While some manufacturers see the future shaped by all-electric aircraft, Neil believes the technology has some way to go to make it viable, whereas his prototype could be taking off in 2020.

“When we first launched in 2014, everybody was talking about electric, no-one was talking about hybrid,” Neil says. “Airbus called theirs E-Fan electric, but they’ve reviewed their programme and just cancelled it are now talking about hybrid. They’d already spent £20m on that project.”

Alongside its BEHA airframe, Faradair is working on a new state-of-the-art hybrid propulsion system- the H600 Hybrid Engine which utilises a new JetA/Biofuel capable internal combustion engine working with twin electric motors to deliver a duel propulsion engine combined into one unit.

This is being designed by world-class motorsport engineering and advanced technology firm, Prodrive, in Banbury. The engine will recharge the batteries of the electric motors in the aircraft, which could be used to save fuel whilst taxiing and during take-off to reduce fuel burn and noise.

The long-term objective of Faradair is to scale up its BEHA design to create a larger variant for regional passenger transport.

The team behind Faradair includes not only Neil and Technology Director Jason Saunders, but also Chief Aerodynamicist, Dr Ben Evans, from Swansea University. Ben is one of the men who has been tasked with keeping the Bloodhound SSC land speed record car on the ground.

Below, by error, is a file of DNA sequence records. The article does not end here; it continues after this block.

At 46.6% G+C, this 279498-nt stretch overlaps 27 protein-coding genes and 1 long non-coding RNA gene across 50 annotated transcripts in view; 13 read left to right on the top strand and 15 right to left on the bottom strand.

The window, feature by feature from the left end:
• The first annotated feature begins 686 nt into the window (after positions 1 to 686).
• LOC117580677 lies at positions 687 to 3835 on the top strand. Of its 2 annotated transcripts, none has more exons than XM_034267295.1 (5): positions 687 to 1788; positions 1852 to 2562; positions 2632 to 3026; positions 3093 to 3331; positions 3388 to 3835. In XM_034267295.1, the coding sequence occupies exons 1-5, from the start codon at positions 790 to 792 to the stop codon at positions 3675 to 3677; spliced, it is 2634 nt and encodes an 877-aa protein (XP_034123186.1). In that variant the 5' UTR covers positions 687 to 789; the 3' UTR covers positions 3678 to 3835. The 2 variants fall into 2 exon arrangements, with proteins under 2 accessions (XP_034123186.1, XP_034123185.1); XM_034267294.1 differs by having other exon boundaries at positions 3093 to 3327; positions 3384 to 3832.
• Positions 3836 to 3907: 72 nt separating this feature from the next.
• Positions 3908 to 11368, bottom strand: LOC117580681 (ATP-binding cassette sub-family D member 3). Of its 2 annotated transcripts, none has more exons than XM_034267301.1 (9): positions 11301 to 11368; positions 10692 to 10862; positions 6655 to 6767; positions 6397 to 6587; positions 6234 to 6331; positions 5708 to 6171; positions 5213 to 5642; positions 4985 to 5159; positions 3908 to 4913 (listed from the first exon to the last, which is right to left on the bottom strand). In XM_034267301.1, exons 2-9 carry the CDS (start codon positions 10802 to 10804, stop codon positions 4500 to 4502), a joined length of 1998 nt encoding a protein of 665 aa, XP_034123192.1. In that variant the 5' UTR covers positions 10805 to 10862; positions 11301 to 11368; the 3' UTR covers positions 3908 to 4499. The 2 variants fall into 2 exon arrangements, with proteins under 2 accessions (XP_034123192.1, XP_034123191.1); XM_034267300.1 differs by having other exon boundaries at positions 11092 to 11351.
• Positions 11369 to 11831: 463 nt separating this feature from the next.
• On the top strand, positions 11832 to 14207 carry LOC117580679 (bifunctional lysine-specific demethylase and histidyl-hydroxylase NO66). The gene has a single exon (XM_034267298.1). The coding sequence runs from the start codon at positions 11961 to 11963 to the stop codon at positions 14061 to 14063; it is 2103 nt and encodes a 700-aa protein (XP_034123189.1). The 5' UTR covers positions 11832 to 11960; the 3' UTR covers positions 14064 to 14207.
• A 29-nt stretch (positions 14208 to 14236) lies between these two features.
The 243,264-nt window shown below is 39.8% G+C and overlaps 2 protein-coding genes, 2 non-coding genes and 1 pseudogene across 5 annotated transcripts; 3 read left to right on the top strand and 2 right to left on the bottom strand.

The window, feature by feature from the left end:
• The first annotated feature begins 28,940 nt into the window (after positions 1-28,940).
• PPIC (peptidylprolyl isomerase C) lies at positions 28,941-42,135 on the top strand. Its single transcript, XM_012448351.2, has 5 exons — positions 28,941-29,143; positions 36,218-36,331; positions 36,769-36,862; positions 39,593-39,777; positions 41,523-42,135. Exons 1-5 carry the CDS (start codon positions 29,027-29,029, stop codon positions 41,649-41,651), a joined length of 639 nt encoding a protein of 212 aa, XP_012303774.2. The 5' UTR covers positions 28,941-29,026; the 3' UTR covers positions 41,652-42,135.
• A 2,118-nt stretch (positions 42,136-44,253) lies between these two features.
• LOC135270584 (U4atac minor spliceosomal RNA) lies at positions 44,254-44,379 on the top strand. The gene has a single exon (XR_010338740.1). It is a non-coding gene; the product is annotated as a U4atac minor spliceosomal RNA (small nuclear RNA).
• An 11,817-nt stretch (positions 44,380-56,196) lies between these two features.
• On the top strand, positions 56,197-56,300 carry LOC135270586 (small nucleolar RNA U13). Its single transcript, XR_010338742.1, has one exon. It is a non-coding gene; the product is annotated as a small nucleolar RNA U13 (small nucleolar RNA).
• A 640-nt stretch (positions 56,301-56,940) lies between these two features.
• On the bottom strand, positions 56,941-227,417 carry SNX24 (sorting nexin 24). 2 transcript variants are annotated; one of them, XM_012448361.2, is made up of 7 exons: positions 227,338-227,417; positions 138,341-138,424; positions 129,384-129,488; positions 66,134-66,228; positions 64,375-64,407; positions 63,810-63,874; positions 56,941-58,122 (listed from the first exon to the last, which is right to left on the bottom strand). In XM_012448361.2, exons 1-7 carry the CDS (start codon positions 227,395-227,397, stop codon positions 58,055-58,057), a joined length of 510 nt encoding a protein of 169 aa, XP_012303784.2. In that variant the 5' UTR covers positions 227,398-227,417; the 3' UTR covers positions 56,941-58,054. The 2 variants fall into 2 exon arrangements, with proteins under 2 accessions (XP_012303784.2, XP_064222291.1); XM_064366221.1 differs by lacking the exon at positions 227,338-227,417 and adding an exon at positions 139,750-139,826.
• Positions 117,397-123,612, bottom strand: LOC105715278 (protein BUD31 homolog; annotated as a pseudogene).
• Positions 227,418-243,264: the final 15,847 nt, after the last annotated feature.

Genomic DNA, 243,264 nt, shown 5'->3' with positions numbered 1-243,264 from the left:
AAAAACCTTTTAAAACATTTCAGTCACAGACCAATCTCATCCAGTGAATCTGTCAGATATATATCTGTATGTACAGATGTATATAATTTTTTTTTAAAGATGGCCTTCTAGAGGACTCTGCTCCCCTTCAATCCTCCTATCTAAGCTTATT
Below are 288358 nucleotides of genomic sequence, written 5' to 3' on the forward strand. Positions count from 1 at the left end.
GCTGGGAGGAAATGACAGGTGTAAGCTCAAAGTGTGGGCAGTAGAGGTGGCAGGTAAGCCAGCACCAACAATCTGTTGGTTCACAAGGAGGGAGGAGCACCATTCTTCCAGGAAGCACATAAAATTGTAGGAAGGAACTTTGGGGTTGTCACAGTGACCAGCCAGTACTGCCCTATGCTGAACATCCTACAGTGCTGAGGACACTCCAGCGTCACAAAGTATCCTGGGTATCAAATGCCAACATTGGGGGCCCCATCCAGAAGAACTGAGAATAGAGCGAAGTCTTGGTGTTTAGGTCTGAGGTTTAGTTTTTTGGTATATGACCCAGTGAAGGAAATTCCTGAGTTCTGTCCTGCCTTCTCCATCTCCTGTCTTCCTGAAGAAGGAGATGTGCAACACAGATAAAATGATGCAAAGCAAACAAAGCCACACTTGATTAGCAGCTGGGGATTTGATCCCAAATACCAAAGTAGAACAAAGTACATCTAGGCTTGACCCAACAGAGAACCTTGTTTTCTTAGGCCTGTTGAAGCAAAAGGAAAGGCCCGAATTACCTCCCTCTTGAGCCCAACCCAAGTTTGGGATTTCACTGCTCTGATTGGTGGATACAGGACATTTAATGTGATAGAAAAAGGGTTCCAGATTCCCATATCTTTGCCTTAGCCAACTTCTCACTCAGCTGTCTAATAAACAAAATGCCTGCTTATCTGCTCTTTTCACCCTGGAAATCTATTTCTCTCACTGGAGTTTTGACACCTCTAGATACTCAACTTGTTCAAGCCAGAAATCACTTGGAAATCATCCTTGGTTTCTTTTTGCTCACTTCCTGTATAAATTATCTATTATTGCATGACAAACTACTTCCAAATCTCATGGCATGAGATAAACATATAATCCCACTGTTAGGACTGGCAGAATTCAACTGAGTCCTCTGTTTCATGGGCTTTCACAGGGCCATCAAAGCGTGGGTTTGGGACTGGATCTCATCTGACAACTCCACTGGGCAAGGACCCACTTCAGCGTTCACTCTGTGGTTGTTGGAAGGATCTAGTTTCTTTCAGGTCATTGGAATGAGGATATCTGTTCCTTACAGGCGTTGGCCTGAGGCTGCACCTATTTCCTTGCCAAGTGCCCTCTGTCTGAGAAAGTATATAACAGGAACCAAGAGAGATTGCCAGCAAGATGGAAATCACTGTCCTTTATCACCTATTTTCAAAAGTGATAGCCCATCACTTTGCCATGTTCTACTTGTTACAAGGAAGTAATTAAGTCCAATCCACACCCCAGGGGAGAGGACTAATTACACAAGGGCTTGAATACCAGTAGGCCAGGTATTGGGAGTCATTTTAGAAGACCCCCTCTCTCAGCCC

The company’s advisory board also includes Ken Scarince, former Financial Controller for Virgin Galactic, Erlendur Svavarsson, from Loftleidir Icelandic, who has worked in the airline industry since 1992 and wildlife expert Will Travers OBE, co-founder of The Born Free Foundation.

Neil hopes one of the BEHA variants could one day be used to connect remote communities, by being used for activities such as island tourism by day and to deliver supplies by night. The aircraft could even be used to aid conservation efforts such as combating poachers and tracking wildlife.

The first phase of development has been completed, CFD modelling and simulated optimisation at Cranfield University has delivered a design which is offering flight characteristics not seen for an aircraft of its size and weight capability.

Everything now hangs on investment, with Faradair looking to raise £1.5m initially, leading to a further £8.5m.

If successful, it forecasts the creation of 500 jobs within the next five years with aspirations to create a green aviation technology park for its headquarters.

“We know the business model works and the technology works and now we’re just trying to get investment,” Neil says.